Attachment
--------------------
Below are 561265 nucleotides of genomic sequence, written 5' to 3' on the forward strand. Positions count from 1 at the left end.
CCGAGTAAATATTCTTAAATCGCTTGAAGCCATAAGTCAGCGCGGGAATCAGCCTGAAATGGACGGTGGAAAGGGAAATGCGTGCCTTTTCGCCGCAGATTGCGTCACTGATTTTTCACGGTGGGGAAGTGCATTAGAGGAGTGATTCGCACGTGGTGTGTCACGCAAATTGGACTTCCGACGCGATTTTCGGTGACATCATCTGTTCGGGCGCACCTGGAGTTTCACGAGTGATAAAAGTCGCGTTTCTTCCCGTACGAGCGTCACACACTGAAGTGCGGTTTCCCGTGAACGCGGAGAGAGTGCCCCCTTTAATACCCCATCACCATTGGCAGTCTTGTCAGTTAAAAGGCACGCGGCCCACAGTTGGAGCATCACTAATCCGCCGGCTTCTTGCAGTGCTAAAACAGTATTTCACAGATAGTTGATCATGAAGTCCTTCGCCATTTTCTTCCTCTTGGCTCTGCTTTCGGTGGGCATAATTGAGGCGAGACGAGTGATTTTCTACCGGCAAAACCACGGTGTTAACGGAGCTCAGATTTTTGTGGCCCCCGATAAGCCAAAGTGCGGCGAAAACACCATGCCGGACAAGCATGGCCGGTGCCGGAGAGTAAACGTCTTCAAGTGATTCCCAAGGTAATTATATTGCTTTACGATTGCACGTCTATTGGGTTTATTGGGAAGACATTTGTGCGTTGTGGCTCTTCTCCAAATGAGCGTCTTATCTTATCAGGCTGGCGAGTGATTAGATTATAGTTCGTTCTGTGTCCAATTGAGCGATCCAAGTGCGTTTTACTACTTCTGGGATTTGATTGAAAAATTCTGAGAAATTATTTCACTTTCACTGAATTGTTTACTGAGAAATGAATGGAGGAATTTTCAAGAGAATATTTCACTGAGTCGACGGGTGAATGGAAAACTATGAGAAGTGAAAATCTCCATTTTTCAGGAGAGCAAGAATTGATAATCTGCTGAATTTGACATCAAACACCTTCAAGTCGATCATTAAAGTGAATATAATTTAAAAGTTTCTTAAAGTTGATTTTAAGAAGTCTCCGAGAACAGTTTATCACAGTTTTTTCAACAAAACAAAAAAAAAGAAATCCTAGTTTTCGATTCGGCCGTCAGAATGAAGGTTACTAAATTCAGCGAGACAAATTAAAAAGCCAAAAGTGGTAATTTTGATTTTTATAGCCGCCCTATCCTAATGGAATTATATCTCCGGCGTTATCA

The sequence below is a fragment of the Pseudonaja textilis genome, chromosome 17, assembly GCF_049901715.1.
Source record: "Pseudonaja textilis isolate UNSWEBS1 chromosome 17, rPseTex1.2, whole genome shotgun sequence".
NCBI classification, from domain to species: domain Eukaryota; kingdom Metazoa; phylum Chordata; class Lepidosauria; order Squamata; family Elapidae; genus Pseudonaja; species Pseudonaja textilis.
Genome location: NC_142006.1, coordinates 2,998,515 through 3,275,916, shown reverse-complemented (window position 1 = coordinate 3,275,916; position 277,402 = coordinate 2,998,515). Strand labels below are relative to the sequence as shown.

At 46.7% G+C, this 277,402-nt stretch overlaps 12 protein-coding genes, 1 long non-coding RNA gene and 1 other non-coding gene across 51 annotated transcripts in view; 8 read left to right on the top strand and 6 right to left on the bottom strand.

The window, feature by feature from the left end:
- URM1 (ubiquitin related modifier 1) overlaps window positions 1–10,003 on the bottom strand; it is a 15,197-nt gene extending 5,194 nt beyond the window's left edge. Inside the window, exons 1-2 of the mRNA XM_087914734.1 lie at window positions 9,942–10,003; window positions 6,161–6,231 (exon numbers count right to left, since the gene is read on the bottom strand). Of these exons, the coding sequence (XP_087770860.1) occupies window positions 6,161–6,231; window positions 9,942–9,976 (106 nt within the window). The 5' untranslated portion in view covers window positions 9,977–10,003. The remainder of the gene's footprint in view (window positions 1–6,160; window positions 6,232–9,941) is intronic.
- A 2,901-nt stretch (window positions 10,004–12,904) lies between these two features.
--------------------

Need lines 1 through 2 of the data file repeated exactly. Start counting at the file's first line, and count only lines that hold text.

Below are 561265 nucleotides of genomic sequence, written 5' to 3' on the forward strand. Positions count from 1 at the left end.
CCGAGTAAATATTCTTAAATCGCTTGAAGCCATAAGTCAGCGCGGGAATCAGCCTGAAATGGACGGTGGAAAGGGAAATGCGTGCCTTTTCGCCGCAGATTGCGTCACTGATTTTTCACGGTGGGGAAGTGCATTAGAGGAGTGATTCGCACGTGGTGTGTCACGCAAATTGGACTTCCGACGCGATTTTCGGTGACATCATCTGTTCGGGCGCACCTGGAGTTTCACGAGTGATAAAAGTCGCGTTTCTTCCCGTACGAGCGTCACACACTGAAGTGCGGTTTCCCGTGAACGCGGAGAGAGTGCCCCCTTTAATACCCCATCACCATTGGCAGTCTTGTCAGTTAAAAGGCACGCGGCCCACAGTTGGAGCATCACTAATCCGCCGGCTTCTTGCAGTGCTAAAACAGTATTTCACAGATAGTTGATCATGAAGTCCTTCGCCATTTTCTTCCTCTTGGCTCTGCTTTCGGTGGGCATAATTGAGGCGAGACGAGTGATTTTCTACCGGCAAAACCACGGTGTTAACGGAGCTCAGATTTTTGTGGCCCCCGATAAGCCAAAGTGCGGCGAAAACACCATGCCGGACAAGCATGGCCGGTGCCGGAGAGTAAACGTCTTCAAGTGATTCCCAAGGTAATTATATTGCTTTACGATTGCACGTCTATTGGGTTTATTGGGAAGACATTTGTGCGTTGTGGCTCTTCTCCAAATGAGCGTCTTATCTTATCAGGCTGGCGAGTGATTAGATTATAGTTCGTTCTGTGTCCAATTGAGCGATCCAAGTGCGTTTTACTACTTCTGGGATTTGATTGAAAAATTCTGAGAAATTATTTCACTTTCACTGAATTGTTTACTGAGAAATGAATGGAGGAATTTTCAAGAGAATATTTCACTGAGTCGACGGGTGAATGGAAAACTATGAGAAGTGAAAATCTCCATTTTTCAGGAGAGCAAGAATTGATAATCTGCTGAATTTGACATCAAACACCTTCAAGTCGATCATTAAAGTGAATATAATTTAAAAGTTTCTTAAAGTTGATTTTAAGAAGTCTCCGAGAACAGTTTATCACAGTTTTTTCAACAAAACAAAAAAAAAGAAATCCTAGTTTTCGATTCGGCCGTCAGAATGAAGGTTACTAAATTCAGCGAGACAAATTAAAAAGCCAAAAGTGGTAATTTTGATTTTTATAGCCGCCCTATCCTAATGGAATTATATCTCCGGCGTTATCA